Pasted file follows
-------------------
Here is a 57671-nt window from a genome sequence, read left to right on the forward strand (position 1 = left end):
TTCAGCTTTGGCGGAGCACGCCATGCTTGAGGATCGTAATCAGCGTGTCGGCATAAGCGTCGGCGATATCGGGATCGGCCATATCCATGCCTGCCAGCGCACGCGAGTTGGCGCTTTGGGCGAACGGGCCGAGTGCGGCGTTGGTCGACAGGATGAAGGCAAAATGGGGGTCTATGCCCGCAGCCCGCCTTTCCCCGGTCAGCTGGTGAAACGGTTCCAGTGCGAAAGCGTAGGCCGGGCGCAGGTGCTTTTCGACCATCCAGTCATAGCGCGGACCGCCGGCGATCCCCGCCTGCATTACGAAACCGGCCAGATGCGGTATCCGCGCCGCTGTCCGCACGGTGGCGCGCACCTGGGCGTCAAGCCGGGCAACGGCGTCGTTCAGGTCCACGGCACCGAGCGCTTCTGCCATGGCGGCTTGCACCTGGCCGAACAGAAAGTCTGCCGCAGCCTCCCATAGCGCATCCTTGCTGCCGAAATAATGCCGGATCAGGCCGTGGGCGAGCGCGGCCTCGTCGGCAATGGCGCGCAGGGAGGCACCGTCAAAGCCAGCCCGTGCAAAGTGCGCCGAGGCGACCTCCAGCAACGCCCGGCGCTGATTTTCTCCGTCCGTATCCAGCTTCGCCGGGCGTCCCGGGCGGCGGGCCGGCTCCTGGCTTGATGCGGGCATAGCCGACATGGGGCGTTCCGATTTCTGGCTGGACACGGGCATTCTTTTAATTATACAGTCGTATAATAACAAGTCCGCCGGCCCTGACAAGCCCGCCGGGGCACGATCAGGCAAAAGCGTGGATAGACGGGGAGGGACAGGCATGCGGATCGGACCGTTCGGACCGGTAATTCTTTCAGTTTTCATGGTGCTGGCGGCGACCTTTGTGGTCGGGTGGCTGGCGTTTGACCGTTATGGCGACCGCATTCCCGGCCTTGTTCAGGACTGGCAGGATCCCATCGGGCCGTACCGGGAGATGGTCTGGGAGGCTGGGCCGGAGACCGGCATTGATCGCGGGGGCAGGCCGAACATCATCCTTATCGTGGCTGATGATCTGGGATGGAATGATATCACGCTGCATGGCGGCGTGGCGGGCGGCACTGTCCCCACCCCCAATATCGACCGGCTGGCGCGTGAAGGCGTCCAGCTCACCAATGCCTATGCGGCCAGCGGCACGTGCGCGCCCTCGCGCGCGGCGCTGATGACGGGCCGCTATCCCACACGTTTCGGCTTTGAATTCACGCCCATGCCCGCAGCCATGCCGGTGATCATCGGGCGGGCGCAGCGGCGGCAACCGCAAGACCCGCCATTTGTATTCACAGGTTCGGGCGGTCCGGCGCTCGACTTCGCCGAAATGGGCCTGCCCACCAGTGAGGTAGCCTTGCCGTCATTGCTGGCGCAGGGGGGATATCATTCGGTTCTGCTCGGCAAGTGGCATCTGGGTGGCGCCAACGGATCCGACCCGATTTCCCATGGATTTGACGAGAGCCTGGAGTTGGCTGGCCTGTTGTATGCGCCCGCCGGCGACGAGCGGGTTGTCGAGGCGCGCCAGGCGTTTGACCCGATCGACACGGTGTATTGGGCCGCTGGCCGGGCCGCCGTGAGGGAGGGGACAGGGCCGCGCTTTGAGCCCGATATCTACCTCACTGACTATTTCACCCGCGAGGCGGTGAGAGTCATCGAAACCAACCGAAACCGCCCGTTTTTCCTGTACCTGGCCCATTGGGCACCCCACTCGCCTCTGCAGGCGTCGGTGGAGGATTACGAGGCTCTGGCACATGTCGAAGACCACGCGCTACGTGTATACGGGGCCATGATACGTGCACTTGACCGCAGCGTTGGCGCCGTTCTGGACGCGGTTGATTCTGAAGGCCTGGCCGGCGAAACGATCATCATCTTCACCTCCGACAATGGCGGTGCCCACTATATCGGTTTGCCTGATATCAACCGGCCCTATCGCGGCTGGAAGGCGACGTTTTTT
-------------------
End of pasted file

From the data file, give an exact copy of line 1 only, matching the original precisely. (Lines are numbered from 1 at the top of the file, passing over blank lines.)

Here is a 57671-nt window from a genome sequence, read left to right on the forward strand (position 1 = left end):